Eddie Owens from Packer Collegiate Institute in Brooklyn runs the fourth fastest time ever recorded by a high school student in the 3,000-meter steeplechase event.
Eddie Owens surged.
The Packer Collegiate senior rushed the final straightaway of the 3,000-meter steeplechase, tucked over a barrier and, for the first time in the race, grimaced. Stepping over the line, the lithe, auburn-haired racer raised his hand to acknowledge his parents, a 34-year-old meet record broken.
I stuttered on a whole bunch of those hurdles, Owens said to Packer coach Jeremy Busch, slipping into a frank critique of his performance at last weekend's Loucks Games in White Plains, N.Y.
I need to vent to coaches and family after a race, Owens said later. I need to analyze a race and try and understand.
The Brooklyn Heights product made his reputation on the dirt of the cross country course, not on the track. In November, his withering pace forged an audacious victory at the state Federation Cross Country Championships.
Last December's Foot Locker National Cross Country Championships in San Diego signaled another breakthrough: an eighth-place finish in what is effectively the sport's national championship.
Eddie will run that same pace during a race and sort of dare you to do it with him, said Pete Prince, the coach at Packer Collegiate rival Brooklyn Friends. (Only) some of the best runners in the country have been able to do it.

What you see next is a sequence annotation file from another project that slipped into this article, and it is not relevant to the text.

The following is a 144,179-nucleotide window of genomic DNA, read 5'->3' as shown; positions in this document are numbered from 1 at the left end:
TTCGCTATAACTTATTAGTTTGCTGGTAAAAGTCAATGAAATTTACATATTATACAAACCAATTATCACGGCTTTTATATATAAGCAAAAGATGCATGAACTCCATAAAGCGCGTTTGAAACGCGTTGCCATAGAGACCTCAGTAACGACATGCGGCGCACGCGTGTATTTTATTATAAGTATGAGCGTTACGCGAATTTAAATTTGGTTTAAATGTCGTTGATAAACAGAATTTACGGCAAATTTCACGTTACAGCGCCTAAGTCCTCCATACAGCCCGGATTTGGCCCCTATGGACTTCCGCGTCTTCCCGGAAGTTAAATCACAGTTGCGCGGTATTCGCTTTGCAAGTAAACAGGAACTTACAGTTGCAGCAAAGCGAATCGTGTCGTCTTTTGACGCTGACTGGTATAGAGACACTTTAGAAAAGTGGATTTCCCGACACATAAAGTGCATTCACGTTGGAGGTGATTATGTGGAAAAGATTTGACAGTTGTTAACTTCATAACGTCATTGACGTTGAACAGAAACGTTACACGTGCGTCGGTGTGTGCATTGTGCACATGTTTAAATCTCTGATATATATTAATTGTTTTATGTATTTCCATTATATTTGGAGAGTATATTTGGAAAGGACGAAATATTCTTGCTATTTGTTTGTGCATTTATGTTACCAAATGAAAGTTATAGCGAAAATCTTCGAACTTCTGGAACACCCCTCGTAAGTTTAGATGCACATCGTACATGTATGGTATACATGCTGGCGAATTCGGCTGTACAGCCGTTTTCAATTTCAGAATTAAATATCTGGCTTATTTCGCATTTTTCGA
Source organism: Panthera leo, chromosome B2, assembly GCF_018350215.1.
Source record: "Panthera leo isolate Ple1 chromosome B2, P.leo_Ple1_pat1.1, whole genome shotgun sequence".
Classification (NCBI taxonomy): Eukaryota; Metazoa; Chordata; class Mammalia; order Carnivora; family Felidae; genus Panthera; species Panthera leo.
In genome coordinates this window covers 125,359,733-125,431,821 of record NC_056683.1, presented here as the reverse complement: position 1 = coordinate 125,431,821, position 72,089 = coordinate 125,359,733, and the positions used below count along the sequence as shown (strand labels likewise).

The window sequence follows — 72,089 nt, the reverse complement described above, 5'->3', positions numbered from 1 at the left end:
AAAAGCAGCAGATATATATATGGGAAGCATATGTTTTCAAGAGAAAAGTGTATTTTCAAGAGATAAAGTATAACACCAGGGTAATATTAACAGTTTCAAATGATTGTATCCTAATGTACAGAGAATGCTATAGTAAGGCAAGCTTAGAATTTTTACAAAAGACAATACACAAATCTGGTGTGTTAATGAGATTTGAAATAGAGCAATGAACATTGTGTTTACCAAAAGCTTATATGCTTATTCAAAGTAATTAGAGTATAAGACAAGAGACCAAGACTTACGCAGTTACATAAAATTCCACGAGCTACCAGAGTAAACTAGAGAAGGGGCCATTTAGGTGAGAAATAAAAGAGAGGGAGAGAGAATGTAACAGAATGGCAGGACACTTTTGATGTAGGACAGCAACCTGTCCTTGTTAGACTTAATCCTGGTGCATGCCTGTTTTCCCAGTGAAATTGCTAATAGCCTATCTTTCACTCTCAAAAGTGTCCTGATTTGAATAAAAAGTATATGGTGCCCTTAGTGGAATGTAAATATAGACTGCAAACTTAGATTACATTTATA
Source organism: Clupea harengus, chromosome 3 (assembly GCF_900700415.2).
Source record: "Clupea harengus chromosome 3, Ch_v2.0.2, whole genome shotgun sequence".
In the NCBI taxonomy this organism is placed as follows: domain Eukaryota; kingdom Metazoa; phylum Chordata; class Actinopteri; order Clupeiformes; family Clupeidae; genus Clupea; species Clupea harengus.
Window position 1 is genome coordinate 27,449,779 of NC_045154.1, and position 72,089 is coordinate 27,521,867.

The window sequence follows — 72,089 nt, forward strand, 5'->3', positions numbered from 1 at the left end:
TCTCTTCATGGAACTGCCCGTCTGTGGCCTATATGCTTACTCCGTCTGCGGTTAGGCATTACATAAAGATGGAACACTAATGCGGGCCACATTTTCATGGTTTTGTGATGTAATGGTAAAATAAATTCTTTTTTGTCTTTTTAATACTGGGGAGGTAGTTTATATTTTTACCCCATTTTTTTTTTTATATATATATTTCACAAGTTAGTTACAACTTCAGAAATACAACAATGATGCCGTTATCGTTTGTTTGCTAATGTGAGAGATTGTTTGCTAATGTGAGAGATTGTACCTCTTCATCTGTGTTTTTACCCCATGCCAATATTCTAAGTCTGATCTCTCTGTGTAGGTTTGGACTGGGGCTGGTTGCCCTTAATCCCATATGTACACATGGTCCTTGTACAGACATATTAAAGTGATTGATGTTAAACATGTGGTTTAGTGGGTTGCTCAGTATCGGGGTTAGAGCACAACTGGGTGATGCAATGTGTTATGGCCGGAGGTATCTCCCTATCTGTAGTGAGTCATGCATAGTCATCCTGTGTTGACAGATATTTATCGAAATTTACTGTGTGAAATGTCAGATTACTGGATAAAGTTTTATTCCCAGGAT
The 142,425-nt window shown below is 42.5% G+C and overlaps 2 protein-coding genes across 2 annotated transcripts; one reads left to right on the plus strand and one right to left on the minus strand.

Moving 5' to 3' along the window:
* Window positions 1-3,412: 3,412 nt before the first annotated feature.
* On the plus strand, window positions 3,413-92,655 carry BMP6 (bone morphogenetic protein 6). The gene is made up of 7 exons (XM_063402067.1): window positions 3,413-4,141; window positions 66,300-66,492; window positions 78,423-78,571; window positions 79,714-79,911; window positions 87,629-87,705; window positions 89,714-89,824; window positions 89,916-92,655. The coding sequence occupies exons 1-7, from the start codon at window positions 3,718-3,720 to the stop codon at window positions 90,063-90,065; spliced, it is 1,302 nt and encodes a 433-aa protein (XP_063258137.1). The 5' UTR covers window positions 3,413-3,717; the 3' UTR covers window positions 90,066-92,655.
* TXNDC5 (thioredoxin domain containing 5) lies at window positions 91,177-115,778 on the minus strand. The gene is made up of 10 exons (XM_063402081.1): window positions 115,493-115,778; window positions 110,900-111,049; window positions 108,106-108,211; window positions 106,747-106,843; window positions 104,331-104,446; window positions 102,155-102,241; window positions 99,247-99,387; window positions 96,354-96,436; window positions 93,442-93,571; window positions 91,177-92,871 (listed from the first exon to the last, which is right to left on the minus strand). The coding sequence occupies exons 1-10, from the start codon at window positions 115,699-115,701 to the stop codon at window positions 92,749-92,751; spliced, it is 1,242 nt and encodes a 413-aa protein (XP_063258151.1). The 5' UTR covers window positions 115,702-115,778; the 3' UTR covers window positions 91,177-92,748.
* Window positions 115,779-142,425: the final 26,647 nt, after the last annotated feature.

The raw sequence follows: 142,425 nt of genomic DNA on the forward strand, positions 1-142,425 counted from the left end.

On the track, Owens has found a home in the 3,000-meter steeplechase, the closest approximation of a cross country race that is run on an oval.
The event's defining traits - a water jump preceded by a 3-foot-high barrier and other, dry barriers that must be leapt 28times during the race - make it as grueling an event as any in the sport. Its seven laps are not run in-lane, as are the other hurdling events.
It takes a unique individual to accept it, said Don Buckley, who introduced the steeplechase to New York City while at Most Holy Trinity HS in Brooklyn in 1970, and later coached future Olympian John Gregorek at St. Anthony's HS on Long Island. A lot of kids are afraid of it. I believe it is physically and mentally challenging.
Tom Nohilly, a Msgr. McClancy alumnus who was the steeplechase alternate on the 1992 and 1996 U.S. Olympic teams, said the event presents an element of danger.
Those (barriers) don't move, Nohilly added. If you hit that, you're going down.
Owens, a former soccer player, tried the race as a sophomore and found that he had the athleticism for the event.
I've always found a 3,200-meter (run) can be kind of tedious and boring, Owens said. When I'm in the steeple by myself, it can be plenty exciting because I can challenge myself with every barrier. That's what I really enjoy about it.